Dan and Eugene Levy made show business their own successful family business for years when they worked together on their Emmy-winning comedy “Schitt's Creek."
In a recent interview with TODAY, Dan Levy explained what he thought made their working relationship so great.
“You have to really respect the person you're working with and I think when you do, it makes for a very easy go of things,” he said. “I have so long admired what my dad had done and … I think he really let me have space to find my own footing.”
Dan added that initially when they started working together, he didn’t have much experience, but his dad helped him grow into it.
“I think what I learned from him, just from a comedy standpoint, is that … there's so much generosity, I think, to great comedy,” he said. “You have to just give people space. There's just such a joy in knowing that you have each other's back.”
The elder Levy, of course, is somewhat of a legend, coming up through Toronto’s comedy scene at hot spots like Second City and starring on sketch show Second City Television. Dan’s on-screen mom, Catherine O'Hara, also starred on “SCTV.”
The younger Levy told TODAY that he didn’t have a “huge background” in improv.
“I did a couple classes at UCB (Upright Citizens Brigade) with some people who were bank tellers wanting to really find their voice,” he said, laughing. “The experience was interesting, but even on set, you realize like, all the great moments, all the great comedy, comes out of people feeling free to just try things and experiment and find their ... voice and their footing in a safe space.”
Levy, who spoke with TODAY while promoting a new campaign for Tostitos Habanero chips, said that in the upcoming ads with “Saturday Night Live” star Kate McKinnon, they were able to capture that same feeling on set.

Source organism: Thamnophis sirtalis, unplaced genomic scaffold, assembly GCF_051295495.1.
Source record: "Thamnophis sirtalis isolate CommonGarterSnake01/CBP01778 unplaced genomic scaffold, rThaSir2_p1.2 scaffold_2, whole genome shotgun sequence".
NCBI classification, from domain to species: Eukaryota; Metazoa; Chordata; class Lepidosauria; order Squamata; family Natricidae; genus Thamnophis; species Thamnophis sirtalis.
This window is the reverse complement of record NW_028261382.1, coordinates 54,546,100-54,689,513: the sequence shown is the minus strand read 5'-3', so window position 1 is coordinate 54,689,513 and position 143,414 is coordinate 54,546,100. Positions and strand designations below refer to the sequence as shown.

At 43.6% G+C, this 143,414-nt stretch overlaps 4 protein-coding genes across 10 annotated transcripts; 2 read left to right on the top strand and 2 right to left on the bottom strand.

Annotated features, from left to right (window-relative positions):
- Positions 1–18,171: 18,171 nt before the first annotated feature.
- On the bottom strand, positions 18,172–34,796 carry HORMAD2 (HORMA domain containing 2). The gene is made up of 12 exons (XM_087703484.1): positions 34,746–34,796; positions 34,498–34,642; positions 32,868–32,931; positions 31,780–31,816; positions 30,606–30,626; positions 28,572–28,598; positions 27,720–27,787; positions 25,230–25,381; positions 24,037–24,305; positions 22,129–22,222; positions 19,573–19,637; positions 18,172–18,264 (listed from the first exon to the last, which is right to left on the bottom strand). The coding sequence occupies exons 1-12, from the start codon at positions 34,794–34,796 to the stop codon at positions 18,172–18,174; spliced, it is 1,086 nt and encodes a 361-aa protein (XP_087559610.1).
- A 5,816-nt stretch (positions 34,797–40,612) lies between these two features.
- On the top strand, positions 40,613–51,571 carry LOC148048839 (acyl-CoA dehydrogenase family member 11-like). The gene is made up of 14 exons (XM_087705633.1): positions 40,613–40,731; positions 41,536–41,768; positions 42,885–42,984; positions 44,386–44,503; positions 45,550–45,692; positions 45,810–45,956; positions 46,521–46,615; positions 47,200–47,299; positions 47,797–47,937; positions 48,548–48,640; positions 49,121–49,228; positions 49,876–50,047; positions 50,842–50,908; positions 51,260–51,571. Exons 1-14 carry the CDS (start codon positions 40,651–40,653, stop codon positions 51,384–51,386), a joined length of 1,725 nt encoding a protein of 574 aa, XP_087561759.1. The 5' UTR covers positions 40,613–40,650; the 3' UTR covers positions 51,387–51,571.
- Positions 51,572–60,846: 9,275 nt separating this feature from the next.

“It did feel like an incredibly sort of encouraging arena to try things and try things we did,” he said with a laugh.
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Levy is all about encouraging others — so much so that after he had hosted “Saturday Night Live” earlier this year, he left a note behind for the next week’s host, Regina King.
The move made headlines and inspired other “SNL” hosts to do the same, but this week Levy wanted to set the record straight:
“I feel the need to clarify this… I didn’t start (the tradition),” he told TODAY. “I kind of continued it.”
Levy explained that there had been a note from Woody Harrelson to Phoebe Waller-Bridge from the year prior in the dressing room and he thought it was a lovely idea.
“So I asked if I could leave a note for Regina because the process is such a strange experience,” he said. “Strange, wonderful and intimidating experience that like, a little note from the person that had just done it felt like such a sweet vote of confidence.”
Of course, “Saturday Night Live” is currently in its 46th season, so it’s entirely possible that even before Harrelson left a note for Waller-Bridge, hosts may have scribbled something down for their successors the following week.
The next host of the show might not exactly need any advice, however. “SNL” alum Maya Rudolph returns to host on March 27.